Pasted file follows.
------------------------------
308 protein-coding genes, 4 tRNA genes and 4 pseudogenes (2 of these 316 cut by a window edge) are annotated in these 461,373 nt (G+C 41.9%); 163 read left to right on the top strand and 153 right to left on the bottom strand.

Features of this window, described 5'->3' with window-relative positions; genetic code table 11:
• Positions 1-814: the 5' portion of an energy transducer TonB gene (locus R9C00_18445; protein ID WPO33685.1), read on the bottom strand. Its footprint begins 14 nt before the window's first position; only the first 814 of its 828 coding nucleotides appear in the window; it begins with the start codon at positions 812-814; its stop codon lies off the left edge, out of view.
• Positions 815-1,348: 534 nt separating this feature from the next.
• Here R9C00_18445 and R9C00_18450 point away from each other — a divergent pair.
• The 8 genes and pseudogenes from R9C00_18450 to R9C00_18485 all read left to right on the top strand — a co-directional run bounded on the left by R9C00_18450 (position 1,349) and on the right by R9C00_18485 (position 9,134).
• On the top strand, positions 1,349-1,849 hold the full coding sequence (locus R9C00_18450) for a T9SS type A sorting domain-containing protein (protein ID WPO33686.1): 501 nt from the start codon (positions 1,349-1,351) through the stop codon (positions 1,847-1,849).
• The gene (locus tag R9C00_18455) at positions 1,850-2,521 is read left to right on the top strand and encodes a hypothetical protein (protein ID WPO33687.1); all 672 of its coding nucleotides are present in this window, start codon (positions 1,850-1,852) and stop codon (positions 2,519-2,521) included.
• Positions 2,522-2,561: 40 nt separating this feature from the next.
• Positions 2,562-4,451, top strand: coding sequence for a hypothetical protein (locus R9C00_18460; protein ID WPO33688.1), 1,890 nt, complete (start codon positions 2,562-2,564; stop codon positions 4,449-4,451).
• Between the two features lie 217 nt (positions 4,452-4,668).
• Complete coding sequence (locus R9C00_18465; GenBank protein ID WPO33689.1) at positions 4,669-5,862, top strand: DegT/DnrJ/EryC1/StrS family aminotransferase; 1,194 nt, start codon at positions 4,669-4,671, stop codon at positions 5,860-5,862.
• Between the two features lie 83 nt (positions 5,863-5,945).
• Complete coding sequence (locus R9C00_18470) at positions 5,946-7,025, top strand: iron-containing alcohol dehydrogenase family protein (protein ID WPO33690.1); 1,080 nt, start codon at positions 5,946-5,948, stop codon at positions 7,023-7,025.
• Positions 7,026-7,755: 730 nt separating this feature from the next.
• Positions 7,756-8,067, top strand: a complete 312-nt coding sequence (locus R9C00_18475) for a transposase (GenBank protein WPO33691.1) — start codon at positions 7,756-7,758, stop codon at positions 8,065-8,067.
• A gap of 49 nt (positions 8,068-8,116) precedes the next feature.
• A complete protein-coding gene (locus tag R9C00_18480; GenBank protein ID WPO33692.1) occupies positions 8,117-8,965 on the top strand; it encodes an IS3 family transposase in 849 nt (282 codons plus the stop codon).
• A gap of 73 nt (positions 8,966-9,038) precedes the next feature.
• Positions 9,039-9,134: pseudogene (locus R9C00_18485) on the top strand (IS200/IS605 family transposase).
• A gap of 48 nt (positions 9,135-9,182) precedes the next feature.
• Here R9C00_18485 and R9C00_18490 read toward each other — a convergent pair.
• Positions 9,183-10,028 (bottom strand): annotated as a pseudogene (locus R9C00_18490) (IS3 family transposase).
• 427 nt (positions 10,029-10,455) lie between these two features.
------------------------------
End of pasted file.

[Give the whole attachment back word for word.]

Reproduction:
308 protein-coding genes, 4 tRNA genes and 4 pseudogenes (2 of these 316 cut by a window edge) are annotated in these 461,373 nt (G+C 41.9%); 163 read left to right on the top strand and 153 right to left on the bottom strand.

Features of this window, described 5'->3' with window-relative positions; genetic code table 11:
• Positions 1-814: the 5' portion of an energy transducer TonB gene (locus R9C00_18445; protein ID WPO33685.1), read on the bottom strand. Its footprint begins 14 nt before the window's first position; only the first 814 of its 828 coding nucleotides appear in the window; it begins with the start codon at positions 812-814; its stop codon lies off the left edge, out of view.
• Positions 815-1,348: 534 nt separating this feature from the next.
• Here R9C00_18445 and R9C00_18450 point away from each other — a divergent pair.
• The 8 genes and pseudogenes from R9C00_18450 to R9C00_18485 all read left to right on the top strand — a co-directional run bounded on the left by R9C00_18450 (position 1,349) and on the right by R9C00_18485 (position 9,134).
• On the top strand, positions 1,349-1,849 hold the full coding sequence (locus R9C00_18450) for a T9SS type A sorting domain-containing protein (protein ID WPO33686.1): 501 nt from the start codon (positions 1,349-1,351) through the stop codon (positions 1,847-1,849).
• The gene (locus tag R9C00_18455) at positions 1,850-2,521 is read left to right on the top strand and encodes a hypothetical protein (protein ID WPO33687.1); all 672 of its coding nucleotides are present in this window, start codon (positions 1,850-1,852) and stop codon (positions 2,519-2,521) included.
• Positions 2,522-2,561: 40 nt separating this feature from the next.
• Positions 2,562-4,451, top strand: coding sequence for a hypothetical protein (locus R9C00_18460; protein ID WPO33688.1), 1,890 nt, complete (start codon positions 2,562-2,564; stop codon positions 4,449-4,451).
• Between the two features lie 217 nt (positions 4,452-4,668).
• Complete coding sequence (locus R9C00_18465; GenBank protein ID WPO33689.1) at positions 4,669-5,862, top strand: DegT/DnrJ/EryC1/StrS family aminotransferase; 1,194 nt, start codon at positions 4,669-4,671, stop codon at positions 5,860-5,862.
• Between the two features lie 83 nt (positions 5,863-5,945).
• Complete coding sequence (locus R9C00_18470) at positions 5,946-7,025, top strand: iron-containing alcohol dehydrogenase family protein (protein ID WPO33690.1); 1,080 nt, start codon at positions 5,946-5,948, stop codon at positions 7,023-7,025.
• Positions 7,026-7,755: 730 nt separating this feature from the next.
• Positions 7,756-8,067, top strand: a complete 312-nt coding sequence (locus R9C00_18475) for a transposase (GenBank protein WPO33691.1) — start codon at positions 7,756-7,758, stop codon at positions 8,065-8,067.
• A gap of 49 nt (positions 8,068-8,116) precedes the next feature.
• A complete protein-coding gene (locus tag R9C00_18480; GenBank protein ID WPO33692.1) occupies positions 8,117-8,965 on the top strand; it encodes an IS3 family transposase in 849 nt (282 codons plus the stop codon).
• A gap of 73 nt (positions 8,966-9,038) precedes the next feature.
• Positions 9,039-9,134: pseudogene (locus R9C00_18485) on the top strand (IS200/IS605 family transposase).
• A gap of 48 nt (positions 9,135-9,182) precedes the next feature.
• Here R9C00_18485 and R9C00_18490 read toward each other — a convergent pair.
• Positions 9,183-10,028 (bottom strand): annotated as a pseudogene (locus R9C00_18490) (IS3 family transposase).
• 427 nt (positions 10,029-10,455) lie between these two features.